Measured using the 36-Item Short Form Survey (SF-36)

  3. Change in daily activity [ Time Frame: 4 weeks ]
    An activity monitor is provided to participants for the duration of the study. Participants will wear an ActiGraph GTX3 accelerometer (ActiGraph, Pensacola, Florida) over their right hip during waking hours for nine days, excluding periods when they engaged in water-related activities (i.e. bathing, swimming). The ActiGraph GT3X accelerometer will capture movement across three axes (y-, x- and z-axis). Participants' sedentary time, and time spent in low, moderate and vigorous intensity physical activity, expressed as proportion of wear time (minutes/day or minutes/week) of activity. The activity monitor is blinded and does not show the participants any values.

  4. Study exit questionnaire on patient's perceived well-being [ Time Frame: 4 weeks ]

    Patients will be asked two questions at the end of the study:

    1. "Do you feel better after the intervention?" with the answer choices "Yes/No"
    2. "What rhythm do you think you are today" with answer choices "NSR/AF"



Information from the National Library of Medicine

Choosing to participate in a study is an important personal decision. Talk with your doctor and family members or friends about deciding to join a study. To learn more about this study, you or your doctor may contact the study research staff using the contacts provided below. For general information, Learn About Clinical Studies.


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Ages Eligible for Study:   18 Years and older   (Adult, Older Adult)
Sexes Eligible for Study:   All
Accepts Healthy Volunteers:   No
Criteria

Inclusion Criteria:

  • Patients age ≥ 18 years
  • Persistent atrial fibrillation
  • Unknown symptom burden related to AF

Exclusion Criteria:

  • Known left-atrial appendage thrombus
  • Prior catheter or surgical ablation for AF
  • Intolerance or contraindication to Amiodarone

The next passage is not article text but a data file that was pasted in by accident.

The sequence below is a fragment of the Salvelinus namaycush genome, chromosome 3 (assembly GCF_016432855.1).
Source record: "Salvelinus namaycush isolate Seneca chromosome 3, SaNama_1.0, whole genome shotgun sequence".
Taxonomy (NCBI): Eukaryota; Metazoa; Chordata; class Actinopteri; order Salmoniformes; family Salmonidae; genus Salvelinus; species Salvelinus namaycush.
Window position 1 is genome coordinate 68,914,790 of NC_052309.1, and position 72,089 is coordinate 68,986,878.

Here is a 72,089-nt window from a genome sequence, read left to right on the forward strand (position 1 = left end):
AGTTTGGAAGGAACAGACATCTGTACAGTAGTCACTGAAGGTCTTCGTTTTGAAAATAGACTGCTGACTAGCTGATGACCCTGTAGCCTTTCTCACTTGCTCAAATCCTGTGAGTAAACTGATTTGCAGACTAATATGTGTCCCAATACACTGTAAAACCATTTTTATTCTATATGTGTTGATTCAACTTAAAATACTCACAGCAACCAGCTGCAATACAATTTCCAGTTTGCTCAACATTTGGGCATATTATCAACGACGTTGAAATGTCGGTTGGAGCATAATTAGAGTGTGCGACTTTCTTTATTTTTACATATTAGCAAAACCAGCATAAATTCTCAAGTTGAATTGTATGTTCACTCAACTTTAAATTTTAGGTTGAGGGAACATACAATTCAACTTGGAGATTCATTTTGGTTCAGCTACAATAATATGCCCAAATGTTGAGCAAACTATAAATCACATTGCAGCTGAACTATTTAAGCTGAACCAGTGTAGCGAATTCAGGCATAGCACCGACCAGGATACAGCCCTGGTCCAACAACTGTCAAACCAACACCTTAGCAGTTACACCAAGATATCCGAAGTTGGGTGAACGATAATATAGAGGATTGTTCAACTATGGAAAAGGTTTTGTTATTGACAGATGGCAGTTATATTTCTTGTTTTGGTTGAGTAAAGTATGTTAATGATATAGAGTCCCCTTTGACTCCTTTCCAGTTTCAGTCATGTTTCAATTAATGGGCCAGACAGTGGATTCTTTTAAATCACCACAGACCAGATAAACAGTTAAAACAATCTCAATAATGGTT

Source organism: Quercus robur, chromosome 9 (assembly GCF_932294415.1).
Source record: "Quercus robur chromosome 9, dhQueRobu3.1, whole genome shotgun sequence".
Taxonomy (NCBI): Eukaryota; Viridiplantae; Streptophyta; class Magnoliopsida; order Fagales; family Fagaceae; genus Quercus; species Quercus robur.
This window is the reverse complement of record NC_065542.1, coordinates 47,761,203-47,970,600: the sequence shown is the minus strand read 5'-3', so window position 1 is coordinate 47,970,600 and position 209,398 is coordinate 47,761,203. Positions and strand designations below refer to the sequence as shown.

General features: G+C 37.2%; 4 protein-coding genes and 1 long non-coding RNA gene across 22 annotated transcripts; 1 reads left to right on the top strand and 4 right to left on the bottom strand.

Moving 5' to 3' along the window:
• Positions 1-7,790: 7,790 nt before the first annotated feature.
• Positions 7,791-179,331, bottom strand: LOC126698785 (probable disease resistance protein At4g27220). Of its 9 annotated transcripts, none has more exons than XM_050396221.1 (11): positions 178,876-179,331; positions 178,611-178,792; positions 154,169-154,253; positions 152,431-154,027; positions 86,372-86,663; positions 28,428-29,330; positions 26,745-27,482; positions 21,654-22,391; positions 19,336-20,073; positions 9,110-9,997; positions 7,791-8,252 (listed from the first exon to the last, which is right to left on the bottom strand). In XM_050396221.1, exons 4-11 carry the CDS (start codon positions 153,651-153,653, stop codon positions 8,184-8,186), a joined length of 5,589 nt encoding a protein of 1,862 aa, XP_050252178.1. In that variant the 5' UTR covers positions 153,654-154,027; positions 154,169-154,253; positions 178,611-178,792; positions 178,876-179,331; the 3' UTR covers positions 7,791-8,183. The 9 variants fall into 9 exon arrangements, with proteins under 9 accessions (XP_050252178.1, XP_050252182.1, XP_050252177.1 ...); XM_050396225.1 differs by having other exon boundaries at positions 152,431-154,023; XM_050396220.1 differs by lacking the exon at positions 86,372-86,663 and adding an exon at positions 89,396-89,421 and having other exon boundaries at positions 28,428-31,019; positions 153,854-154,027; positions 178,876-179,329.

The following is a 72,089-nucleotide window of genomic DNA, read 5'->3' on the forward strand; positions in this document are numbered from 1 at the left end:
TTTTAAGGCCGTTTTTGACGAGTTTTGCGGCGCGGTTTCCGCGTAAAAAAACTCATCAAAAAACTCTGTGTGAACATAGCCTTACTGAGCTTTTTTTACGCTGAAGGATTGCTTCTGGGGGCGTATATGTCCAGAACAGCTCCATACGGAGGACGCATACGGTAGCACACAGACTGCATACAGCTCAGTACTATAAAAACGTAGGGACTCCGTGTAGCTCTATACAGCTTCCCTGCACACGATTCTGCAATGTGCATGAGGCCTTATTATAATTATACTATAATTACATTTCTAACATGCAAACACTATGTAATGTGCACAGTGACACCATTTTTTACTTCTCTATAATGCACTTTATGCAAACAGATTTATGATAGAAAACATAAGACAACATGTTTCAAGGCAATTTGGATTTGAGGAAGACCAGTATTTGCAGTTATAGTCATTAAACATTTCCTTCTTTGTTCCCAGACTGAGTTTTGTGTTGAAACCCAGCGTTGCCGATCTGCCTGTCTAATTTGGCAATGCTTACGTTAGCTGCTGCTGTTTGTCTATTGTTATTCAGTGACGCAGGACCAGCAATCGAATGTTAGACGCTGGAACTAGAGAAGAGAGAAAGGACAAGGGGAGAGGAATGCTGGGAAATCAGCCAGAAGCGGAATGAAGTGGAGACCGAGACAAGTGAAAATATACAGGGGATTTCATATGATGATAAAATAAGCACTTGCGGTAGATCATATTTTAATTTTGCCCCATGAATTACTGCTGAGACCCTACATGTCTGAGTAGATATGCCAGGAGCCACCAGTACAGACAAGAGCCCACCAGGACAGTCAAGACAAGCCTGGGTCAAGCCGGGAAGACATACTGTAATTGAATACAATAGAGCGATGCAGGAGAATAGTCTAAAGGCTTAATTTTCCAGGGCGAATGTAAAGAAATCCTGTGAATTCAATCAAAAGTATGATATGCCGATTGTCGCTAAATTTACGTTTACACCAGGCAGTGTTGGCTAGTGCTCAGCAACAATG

• Contraindication to appropriate anticoagulation
  • Patient is included in another randomized clinical trial
  • Patient is unable or unwilling to provide informed consent
  • Patient with a history of noncompliance with medical therapy
  • Patient does not meet all of the above listed inclusion criteria
  • Pregnancy (all women of child bearing age and potential will have a negative BHCG test before enrolment)
  • Breastfeeding
  • Patients for whom the investigator believes that the trial is not in the interest of the patient

Information from the National Library of Medicine

To learn more about this study, you or your doctor may contact the study research staff using the contact information provided by the sponsor.

Please refer to this study by its ClinicalTrials.gov identifier (NCT number): NCT05136131


Contacts
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Contact: Tammy Knight 613-696-7000 ext 19080 tknight@ottawaheart.ca
Contact: Mouhannad Sadek, MD msadek@ottawaheart.ca

Locations
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Canada, Ontario
University of Ottawa Heart Institute Recruiting
Ottawa, Ontario, Canada, K1Y 4W7
Contact: Tammy Knight    613-696-7000 ext 19080    tknight@ottawaheart.ca   
Contact: Mouhannad Sadek, MD       msadek@ottawaheart.ca   
Sponsors and Collaborators
Ottawa Heart Institute Research Corporation
Investigators
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Principal Investigator: David Birnie, MD Ottawa Heart Institute Research Corporation
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Responsible Party: Ottawa Heart Institute Research Corporation
ClinicalTrials.gov Identifier: NCT05136131    
Other Study ID Numbers: 20210782-01H
First Posted: November 29, 2021    Key Record Dates
Last Update Posted: February 21, 2023
Last Verified: February 2023
Individual Participant Data (IPD) Sharing Statement:
Plan to Share IPD: No

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Studies a U.S. FDA-regulated Drug Product: No
Studies a U.S. FDA-regulated Device Product: No
Keywords provided by Ottawa Heart Institute Research Corporation:
Quality of life improvement
Electrical cardioversion
Sham cardioversion
Rhythm control
Placebo
Additional relevant MeSH terms:
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Atrial Fibrillation
Arrhythmias, Cardiac
Heart Diseases
Cardiovascular Diseases
Pathologic Processes